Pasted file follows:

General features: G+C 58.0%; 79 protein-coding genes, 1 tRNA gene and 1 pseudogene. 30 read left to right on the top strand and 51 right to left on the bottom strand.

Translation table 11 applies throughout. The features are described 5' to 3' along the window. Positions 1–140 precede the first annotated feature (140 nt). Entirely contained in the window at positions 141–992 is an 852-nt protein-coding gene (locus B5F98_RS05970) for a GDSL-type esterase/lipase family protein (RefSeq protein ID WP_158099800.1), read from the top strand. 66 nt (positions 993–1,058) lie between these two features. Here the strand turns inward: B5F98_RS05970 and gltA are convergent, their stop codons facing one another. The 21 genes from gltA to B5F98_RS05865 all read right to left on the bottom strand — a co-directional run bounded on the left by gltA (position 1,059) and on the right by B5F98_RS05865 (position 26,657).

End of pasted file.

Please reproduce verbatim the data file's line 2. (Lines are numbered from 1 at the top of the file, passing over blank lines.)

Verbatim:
Translation table 11 applies throughout. The features are described 5' to 3' along the window. Positions 1–140 precede the first annotated feature (140 nt). Entirely contained in the window at positions 141–992 is an 852-nt protein-coding gene (locus B5F98_RS05970) for a GDSL-type esterase/lipase family protein (RefSeq protein ID WP_158099800.1), read from the top strand. 66 nt (positions 993–1,058) lie between these two features. Here the strand turns inward: B5F98_RS05970 and gltA are convergent, their stop codons facing one another. The 21 genes from gltA to B5F98_RS05865 all read right to left on the bottom strand — a co-directional run bounded on the left by gltA (position 1,059) and on the right by B5F98_RS05865 (position 26,657).